The second hottest town in Australia is Broome which is on average only a degree Celsius cooler than Darwin. With 15,000 people, it’s not a proper city, though. But it does experience extreme heat, with average high temperatures soaring to 34 °C in the hottest month. The highest temperature ever recorded in Broome was 44.8 °C.

Among major cities, the second hottest Australian city is Cairns with an average temperature of 25.2 °C. In the hottest month, temperatures may go up to 34 °C while in the coolest month they’re around 26 °C. The highest recorded temperature in Cairns is 42.6 °C, which is much higher than in Darwin.

The Hottest Australian Cities With Record Temperatures

The Hottest Australian Cities With Record Temperatures

If we define the hottest city as a place that has recorded the highest temperatures in the country, then there are two places in Australia that compete for this title. They share the same record high temperature of 50.7 °C. These places are:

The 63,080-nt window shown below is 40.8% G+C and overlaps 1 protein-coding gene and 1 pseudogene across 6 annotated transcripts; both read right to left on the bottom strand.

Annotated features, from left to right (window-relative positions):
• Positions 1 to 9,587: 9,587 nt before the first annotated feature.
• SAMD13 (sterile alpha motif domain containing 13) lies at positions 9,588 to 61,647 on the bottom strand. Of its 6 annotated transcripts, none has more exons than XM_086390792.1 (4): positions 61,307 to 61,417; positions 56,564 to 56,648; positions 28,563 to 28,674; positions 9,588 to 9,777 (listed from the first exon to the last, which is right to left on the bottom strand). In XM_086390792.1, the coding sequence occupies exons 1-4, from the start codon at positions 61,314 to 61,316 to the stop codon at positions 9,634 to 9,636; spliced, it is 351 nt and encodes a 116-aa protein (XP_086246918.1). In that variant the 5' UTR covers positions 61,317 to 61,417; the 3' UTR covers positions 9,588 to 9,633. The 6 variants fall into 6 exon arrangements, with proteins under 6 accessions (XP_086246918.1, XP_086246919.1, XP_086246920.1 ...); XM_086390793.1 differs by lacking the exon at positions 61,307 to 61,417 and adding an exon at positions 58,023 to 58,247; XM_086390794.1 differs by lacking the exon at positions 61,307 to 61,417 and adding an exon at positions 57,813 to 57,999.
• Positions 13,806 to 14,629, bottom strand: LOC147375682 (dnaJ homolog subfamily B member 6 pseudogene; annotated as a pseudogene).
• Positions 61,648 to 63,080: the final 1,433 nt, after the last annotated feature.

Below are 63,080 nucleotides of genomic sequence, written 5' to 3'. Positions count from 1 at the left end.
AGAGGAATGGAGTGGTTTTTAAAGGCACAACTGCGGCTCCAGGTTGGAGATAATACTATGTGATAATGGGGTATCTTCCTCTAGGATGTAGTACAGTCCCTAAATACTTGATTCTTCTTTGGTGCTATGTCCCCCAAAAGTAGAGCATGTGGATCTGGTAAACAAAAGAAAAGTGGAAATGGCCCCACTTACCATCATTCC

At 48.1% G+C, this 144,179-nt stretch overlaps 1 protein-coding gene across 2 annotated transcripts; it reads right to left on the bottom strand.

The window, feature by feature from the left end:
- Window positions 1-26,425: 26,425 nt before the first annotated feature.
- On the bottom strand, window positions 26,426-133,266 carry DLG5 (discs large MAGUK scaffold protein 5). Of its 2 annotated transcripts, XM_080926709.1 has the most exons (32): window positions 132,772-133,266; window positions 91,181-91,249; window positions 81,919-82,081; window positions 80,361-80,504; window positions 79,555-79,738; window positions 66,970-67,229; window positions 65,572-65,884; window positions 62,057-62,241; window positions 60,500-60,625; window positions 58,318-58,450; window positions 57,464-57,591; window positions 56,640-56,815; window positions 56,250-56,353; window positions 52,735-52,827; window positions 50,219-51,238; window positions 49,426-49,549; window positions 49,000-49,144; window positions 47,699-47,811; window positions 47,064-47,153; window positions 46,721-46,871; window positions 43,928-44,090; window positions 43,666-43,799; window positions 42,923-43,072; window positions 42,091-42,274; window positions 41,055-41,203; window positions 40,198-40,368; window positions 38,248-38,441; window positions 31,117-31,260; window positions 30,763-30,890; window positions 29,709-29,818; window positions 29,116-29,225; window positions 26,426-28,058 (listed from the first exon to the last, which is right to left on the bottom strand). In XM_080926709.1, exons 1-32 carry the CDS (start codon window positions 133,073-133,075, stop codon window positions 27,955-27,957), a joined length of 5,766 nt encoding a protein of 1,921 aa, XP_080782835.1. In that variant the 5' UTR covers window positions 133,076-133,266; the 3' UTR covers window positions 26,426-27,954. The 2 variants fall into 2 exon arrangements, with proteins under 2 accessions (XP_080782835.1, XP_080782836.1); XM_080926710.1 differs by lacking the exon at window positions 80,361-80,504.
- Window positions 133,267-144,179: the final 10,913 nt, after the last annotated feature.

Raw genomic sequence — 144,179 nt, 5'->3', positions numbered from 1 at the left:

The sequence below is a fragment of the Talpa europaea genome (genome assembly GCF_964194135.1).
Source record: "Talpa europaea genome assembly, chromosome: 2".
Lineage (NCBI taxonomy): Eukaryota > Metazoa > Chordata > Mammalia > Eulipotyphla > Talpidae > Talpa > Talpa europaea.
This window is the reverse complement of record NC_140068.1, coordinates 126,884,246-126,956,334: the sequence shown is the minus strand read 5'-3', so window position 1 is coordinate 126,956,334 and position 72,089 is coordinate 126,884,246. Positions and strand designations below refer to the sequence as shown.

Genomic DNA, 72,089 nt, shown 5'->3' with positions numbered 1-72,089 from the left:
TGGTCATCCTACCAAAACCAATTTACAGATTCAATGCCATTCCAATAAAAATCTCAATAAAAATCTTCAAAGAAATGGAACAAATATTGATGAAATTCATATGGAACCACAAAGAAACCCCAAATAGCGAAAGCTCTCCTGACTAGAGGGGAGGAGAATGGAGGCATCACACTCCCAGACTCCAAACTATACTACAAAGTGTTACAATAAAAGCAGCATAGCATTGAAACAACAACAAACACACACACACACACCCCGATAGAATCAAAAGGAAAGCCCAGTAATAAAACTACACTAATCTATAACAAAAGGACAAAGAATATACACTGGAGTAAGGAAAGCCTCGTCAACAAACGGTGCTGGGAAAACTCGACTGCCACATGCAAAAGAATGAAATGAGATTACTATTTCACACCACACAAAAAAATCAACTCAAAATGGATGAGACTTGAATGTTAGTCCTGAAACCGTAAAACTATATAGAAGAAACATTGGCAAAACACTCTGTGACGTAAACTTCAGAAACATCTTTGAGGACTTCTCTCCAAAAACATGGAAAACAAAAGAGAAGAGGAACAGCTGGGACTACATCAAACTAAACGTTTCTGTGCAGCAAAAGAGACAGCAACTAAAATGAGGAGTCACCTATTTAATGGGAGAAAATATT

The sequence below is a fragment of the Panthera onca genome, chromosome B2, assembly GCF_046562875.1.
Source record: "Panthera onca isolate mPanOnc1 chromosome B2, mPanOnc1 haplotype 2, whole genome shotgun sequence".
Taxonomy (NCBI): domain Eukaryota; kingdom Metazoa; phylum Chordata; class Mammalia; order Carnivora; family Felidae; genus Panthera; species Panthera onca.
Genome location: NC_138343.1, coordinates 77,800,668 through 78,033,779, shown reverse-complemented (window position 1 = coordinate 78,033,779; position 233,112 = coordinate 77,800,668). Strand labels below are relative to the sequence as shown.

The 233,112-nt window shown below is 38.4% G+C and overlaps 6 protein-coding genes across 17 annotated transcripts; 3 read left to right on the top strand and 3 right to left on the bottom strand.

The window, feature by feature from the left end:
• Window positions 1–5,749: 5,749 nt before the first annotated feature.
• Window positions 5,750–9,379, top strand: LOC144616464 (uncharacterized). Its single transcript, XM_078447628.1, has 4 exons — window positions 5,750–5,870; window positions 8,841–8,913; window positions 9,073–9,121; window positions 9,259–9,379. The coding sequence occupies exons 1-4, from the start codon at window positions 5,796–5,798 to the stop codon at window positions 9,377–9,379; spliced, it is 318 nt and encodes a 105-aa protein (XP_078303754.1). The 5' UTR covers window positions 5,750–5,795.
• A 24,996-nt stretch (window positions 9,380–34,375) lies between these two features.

1. Oodnadatta, South Australia

Oodnadatta is a small remote town in the outback with a hot desert climate. It’s a popular stop for tourists traveling the unsealed Oodnadatta Track. The town recorded its highest temperature in 1960 when it reached 50.7 °C on January 2. Its average annual temperature is 22.2 °C which is over 5 degrees Celsius lower than in Darwin.

The title of the hottest place in Australia was uncontested until January 2022, when another town in Australia entered the game…

2. Onslow, Western Australia

Onslow, a coastal town in the dry Pilbara region of Western Australia, recorded 50.7 °C on January 13, 2022. Along with Oodnadatta, with the same highest temperature, these two towns are now considered the hottest places in Australia.

Unlike Oodnadatta, which is a remote outback town located deep inland, Onslow is on the coast, giving it a potential breeze to make the weather a tad more bearable (though still firmly in the “stay in the shade without AC, get a heat stroke” territory).